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Mehrdad
Why American English doesn't follow Grammar rules: Did you have lunch yet? I just saw him? I usually use present perfect here,like British English.
23 juil. 2019 20:25
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Americans follow the rules, but their grammar rules. That's why there are students who study American English, British English, European Portuguese, Brazilian Portuguese, Spanish from Spain, etc. Although the variants are supposed to be intelligible, the grammars are not 100% the same. "Speakers of American English generally use the present perfect tense (have/has + past participle) far less than speakers of British English. In spoken American English, it is very common to use the simple past tense as an alternative in situations where the present perfect would usually have been used in British English. The two situations where this is especially likely are: 1. In sentences which talk about an action in the past that has an effect in the present: American English (AmE) / British English (BrE) Jenny feels ill. She ate too much. (AmE) Jenny feels ill. She's eaten too much. (BrE) I can't find my keys. Did you see them anywhere? (AmE) I can't find my keys. Have you seen them anywhere? (BrE) 2. In sentences which contain the words already, just or yet: American English / British English A: Are they going to the show tonight? B: No. They already saw it. (AmE) A: Are they going to the show tonight? B: No. They've already seen it. (BrE) A: Is Samantha here? B: No, she just left. (AmE) A: Is Samantha here? B: No, she's just left. (BrE) A: Can I borrow your book? B: No, I didn't read it yet. (AmE) A: Can I borrow your book? B: No, I haven't read it yet. (BrE)". For more information: http://www.onestopenglish.com/grammar/grammar-reference/american-english-vs-british-english/differences-in-american-and-british-english-grammar-article/152820.article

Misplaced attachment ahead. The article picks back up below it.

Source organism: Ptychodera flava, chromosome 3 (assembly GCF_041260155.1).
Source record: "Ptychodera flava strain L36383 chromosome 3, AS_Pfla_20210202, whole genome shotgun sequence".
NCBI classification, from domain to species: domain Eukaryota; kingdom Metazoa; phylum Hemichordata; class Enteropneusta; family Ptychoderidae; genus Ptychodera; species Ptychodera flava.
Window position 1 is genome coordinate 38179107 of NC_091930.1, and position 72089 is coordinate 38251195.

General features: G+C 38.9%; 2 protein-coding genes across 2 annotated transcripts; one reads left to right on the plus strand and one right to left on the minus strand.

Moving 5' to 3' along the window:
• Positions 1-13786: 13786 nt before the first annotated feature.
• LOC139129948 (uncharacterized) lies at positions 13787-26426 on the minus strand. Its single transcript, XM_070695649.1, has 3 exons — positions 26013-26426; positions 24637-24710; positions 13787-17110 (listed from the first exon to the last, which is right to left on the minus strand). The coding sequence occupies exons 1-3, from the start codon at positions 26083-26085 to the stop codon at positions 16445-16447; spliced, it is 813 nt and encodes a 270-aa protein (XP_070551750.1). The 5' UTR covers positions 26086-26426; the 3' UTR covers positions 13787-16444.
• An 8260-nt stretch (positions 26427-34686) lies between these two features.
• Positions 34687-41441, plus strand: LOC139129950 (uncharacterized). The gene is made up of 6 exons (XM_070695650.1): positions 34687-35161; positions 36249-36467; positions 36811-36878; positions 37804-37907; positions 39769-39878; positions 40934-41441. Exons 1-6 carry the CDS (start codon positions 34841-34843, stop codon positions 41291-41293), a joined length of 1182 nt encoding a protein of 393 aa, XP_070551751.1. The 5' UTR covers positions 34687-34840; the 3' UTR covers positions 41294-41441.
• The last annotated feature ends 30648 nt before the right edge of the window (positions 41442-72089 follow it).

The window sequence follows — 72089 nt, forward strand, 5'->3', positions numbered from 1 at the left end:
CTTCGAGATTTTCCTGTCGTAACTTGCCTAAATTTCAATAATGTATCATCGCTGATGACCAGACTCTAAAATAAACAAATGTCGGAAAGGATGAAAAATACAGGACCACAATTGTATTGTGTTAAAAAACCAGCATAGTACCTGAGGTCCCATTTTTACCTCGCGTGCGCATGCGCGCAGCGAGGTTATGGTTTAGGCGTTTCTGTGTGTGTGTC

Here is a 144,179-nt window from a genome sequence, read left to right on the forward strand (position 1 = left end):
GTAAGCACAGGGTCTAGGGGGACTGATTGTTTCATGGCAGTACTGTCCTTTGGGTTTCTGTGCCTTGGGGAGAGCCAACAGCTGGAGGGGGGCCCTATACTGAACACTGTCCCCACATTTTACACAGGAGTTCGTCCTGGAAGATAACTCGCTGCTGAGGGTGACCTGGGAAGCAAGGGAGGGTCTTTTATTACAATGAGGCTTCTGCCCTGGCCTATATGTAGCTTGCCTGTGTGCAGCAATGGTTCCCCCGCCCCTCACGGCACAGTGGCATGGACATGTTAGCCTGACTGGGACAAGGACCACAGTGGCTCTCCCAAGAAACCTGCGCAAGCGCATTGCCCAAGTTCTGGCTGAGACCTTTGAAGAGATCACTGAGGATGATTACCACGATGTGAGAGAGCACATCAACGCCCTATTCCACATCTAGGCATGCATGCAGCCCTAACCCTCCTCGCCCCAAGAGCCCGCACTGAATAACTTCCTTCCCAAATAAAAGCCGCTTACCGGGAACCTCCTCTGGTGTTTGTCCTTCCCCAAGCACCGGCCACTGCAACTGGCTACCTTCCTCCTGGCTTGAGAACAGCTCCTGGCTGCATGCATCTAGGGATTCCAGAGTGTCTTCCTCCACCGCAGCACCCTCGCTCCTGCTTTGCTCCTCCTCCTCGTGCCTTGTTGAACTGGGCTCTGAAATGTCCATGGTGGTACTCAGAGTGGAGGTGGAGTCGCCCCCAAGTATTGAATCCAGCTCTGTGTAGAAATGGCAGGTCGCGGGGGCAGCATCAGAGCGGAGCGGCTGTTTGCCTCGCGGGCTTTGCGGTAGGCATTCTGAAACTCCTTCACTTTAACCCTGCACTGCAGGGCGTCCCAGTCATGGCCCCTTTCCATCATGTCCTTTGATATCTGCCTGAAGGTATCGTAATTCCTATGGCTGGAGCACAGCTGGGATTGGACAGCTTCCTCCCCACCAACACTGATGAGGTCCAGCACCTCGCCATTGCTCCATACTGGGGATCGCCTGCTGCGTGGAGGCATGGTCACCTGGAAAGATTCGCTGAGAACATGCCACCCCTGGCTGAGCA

23 juillet 2019
1) Nobody "follows grammar rules." We just speak. Teachers, linguists, and philologists study the way the language exists, search for, and discover consistent patterns, but they are not really "rules." 2) Be skeptical about things you read about "US versus British English." They are not wrong, exactly, but they are usually exaggerated. Many supposedly "British" usages are quite common in the United States, just less common than the "American" usages.
23 juillet 2019
American English and British English are intelligible to one another. Any American would perfectly understand; Did you have lunch yet? / Have you eaten lunch yet? I just saw him? / I have(I've) just seen him
23 juillet 2019
There are multiple varieties of English (British, Irish, Australian, American, Indian, ...). The differences are relatively minor. google "what are the differences between British and American English" will give you lots of material to educate yourself. To get started, I recommend this italki discussion: https://www.italki.com/discussion/170637
23 juillet 2019
American English DOES follow grammar rules. I suggest you learn the difference in meaning and use between the simple past and the present perfect tenses before you criticize American English. In some cases, the difference between the two tenses is insignificant. In other cases, it's signficant. Did you have lunch yet? (simple past: a question of fact in the past) Have you had lunch yet? (present perfect: The difference in meaning is negligible. The question is still relevant now probably because I want to know if you're hungry so I can offer you food. I can also ask this in the simple past with no real change in meaning.) I just saw him. (simple past: a statement of fact in the past) I have just seen him. (present perfect: the statement is relevant to now, probably because in our conversation you said that you hadn't seen him, so I told you I just had.)
23 juillet 2019
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Mehrdad
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English, French, German, Italian, Japanese, Latin, Persian (Farsi), Russian, Spanish
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